• Lisa Paul IBCLC

Preventing problems by following weight gain


Growth charts have long been a passion of mine. It's the math geek in me coming out. I love to plot data and see trends and help parents understand what is normal. Normal is a relative term. What is normal for one baby is not normal necessarily normal for another.


Given this proclivity, I have a scale in my office and record weights at almost every visit. A major requirement of my EHR was that it had to use the WHO Growth Charts. An aside about the WHO Growth Charts - these are charts that are based on breastfed babies around the world. The data was collected at specific times in their growth over a 2 year period. This data does not include babies fed formula, who were premature, who had a mother who smoked, and several other criteria. These charts are about what is normal for a baby who is exclusively fed breastmilk until 6 months and then introduced culturally appropriate foods.

Before opening my private practice lactation business, I worked in WIC (Women, Infants & Children) as a Nutrition Educator. A main part of my job was to recognize when a child under the age of 5 was at risk for being underweight, or actually underweight, based on how their weight plotted on the growth chart. It was my job to educate parents on what that assessment actually meant, and if there was a health risk to the child. In some cases, we would refer them back to their pediatrician for more evaluation. Weight was a piece of the bigger puzzle of the health of a child. Some children are tall and thin, and some are shorter and heavier, which may have more to do with family genetics than the diet of the child.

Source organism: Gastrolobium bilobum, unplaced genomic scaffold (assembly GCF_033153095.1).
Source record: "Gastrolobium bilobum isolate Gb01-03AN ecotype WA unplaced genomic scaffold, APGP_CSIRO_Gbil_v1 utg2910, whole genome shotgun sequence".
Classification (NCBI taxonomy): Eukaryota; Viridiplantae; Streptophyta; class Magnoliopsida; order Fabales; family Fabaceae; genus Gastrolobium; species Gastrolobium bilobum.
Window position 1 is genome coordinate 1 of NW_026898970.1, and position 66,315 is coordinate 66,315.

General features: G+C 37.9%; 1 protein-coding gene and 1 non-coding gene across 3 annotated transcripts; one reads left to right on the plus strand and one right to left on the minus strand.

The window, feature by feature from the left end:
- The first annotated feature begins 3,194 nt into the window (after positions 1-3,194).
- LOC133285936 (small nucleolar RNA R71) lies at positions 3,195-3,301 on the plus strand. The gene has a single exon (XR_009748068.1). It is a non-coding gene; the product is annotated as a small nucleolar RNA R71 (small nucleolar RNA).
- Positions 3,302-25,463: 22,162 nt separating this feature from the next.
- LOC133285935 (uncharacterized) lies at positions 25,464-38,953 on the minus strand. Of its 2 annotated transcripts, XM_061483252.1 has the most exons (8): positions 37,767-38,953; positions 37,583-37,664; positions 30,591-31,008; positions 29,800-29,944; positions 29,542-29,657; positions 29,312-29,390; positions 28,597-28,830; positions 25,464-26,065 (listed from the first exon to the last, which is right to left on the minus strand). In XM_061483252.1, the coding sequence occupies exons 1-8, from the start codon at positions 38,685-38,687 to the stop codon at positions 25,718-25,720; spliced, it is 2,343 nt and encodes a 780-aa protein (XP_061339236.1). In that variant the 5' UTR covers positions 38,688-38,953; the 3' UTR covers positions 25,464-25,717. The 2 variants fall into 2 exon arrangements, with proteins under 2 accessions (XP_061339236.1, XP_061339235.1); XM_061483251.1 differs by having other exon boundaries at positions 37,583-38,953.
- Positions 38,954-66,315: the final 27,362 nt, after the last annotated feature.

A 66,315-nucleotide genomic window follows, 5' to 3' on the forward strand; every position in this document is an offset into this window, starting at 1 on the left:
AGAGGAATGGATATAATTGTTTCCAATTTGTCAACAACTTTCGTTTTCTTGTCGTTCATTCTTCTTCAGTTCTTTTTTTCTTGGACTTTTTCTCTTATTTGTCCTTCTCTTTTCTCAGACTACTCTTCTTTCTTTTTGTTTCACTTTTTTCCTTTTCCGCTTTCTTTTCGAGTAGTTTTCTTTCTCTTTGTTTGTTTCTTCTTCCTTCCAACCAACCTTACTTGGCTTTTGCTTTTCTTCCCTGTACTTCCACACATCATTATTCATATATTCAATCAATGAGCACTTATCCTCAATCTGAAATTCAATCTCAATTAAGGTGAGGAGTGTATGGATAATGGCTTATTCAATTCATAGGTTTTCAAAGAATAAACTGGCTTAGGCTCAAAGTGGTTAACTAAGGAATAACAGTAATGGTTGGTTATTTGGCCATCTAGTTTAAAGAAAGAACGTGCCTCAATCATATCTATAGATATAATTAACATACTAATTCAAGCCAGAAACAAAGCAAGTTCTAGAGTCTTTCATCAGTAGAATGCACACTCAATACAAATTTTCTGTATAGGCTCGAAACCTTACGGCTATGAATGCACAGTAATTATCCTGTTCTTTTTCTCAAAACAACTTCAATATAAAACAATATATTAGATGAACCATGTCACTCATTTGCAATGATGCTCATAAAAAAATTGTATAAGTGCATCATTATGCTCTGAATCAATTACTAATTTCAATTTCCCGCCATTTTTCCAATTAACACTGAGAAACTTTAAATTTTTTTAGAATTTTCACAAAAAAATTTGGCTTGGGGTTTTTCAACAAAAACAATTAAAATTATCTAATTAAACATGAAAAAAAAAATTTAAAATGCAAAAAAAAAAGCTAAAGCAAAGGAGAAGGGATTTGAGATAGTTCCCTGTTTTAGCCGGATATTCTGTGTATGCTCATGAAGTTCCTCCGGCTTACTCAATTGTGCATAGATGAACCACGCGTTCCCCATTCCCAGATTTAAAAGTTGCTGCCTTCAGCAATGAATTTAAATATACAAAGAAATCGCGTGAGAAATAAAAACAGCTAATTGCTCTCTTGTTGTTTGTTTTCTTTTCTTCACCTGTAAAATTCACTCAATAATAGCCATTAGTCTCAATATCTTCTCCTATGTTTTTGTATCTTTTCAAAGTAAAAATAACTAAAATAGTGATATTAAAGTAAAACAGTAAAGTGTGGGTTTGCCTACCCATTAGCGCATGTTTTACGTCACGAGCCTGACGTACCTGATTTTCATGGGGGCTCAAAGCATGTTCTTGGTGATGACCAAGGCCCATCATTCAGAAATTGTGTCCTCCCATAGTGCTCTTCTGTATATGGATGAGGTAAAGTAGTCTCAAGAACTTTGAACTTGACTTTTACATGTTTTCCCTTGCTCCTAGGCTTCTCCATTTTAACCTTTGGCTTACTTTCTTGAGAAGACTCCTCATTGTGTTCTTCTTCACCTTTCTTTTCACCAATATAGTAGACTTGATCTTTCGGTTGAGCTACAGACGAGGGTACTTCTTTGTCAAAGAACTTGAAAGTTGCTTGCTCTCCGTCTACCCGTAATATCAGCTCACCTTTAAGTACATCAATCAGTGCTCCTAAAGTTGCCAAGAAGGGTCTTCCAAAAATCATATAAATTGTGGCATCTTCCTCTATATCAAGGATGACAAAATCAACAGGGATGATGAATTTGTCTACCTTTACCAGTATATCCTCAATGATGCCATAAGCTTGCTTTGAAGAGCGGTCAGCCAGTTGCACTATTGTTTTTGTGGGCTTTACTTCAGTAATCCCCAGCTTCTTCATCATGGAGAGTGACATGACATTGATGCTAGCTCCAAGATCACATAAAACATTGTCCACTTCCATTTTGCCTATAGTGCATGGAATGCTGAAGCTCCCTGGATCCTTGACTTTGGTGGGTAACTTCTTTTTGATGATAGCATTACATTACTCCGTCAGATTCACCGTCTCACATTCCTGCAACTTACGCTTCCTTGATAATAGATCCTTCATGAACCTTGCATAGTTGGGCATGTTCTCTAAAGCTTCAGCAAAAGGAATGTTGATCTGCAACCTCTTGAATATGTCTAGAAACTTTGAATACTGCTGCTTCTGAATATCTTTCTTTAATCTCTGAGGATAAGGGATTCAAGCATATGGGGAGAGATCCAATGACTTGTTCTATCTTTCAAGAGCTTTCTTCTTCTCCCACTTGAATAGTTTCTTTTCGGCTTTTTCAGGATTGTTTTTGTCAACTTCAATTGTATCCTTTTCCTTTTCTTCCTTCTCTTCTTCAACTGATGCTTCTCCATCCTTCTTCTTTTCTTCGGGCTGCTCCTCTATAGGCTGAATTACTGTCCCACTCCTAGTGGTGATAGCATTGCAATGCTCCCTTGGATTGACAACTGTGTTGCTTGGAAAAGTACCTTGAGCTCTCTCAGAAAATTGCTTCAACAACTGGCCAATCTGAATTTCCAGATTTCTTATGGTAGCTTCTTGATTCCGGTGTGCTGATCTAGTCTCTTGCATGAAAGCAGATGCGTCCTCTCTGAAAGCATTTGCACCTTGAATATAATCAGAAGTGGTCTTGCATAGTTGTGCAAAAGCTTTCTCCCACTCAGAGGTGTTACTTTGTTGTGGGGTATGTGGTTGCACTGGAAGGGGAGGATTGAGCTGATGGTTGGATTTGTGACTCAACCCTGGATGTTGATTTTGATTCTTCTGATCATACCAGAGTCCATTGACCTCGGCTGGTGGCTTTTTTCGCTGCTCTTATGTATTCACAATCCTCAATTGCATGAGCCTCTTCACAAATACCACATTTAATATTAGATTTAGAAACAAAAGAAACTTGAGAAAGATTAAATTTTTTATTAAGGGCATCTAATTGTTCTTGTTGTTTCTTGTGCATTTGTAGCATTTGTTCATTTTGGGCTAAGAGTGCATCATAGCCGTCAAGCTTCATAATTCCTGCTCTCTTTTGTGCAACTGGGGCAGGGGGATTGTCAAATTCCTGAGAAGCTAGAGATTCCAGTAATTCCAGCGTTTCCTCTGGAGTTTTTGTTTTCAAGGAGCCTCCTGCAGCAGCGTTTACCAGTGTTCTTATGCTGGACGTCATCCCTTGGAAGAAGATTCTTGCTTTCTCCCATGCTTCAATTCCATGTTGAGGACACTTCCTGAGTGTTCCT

In other cases, our growth charts would paint a different picture from what the charts used in the pediatrician office painted. WHO charts would show a breastfed baby well within the range of normal when the pediatrician was calling for supplementation. In these cases, my job was to educate the parents on the difference, and provide them with a copy of the WHO growth charts and offer alternative solutions that met both the parents' and pediatrician's goal of a healthy baby.

I can confidently do this because I keep myself educated on the use of growth charts. There are situations, though, where the baby is teetering on the edge - or what we called in the WIC world - "risk for being underweight". Their rate of weight gain slows down, and as it does, they are taking less milk from mom. Once this begins, moms supply drops to match the reduced demand. If not caught early, this cycle can impact baby's growth long term.

How does one catch this? By doing consistent, frequent weight checks that are plotted on a WHO Growth chart. I believe that a baby will be well served to have weight checks at the following milestones:

  • Birth

  • Discharge

  • 1 week

  • 2 weeks

  • 4 weeks

  • 6 weeks

  • 2 months

  • 3 months

  • 4 months

  • 5 months

  • 6 months

  • 9 months

  • 1 year

  • when mom returns to work or any major change occurs

That may seem like a lot. But remember we are trying to establish what is normal for a particular child. AAP guidelines recommend a well-baby visit at 2-5 days, 1 month and then 2 months. Missing weight checks at 1, 2 & 6 weeks puts a huge data gap in establishing normal range. As a lactation consultant, I feel that moms and babies need the support at the above milestones to make breastfeeding a successful journey. I offer special packages to help a mom get that support beyond the pediatrician visits.

While weight is only one piece of data, and in some lactation circles, a controversial one at that, it does provide data that can be tracked and analyzed. It can be useful information in making decisions pertaining to breastfeeding. Weight checks are also a convenient excuse to ask questions, and have a conversation about the breastfeeding journey.

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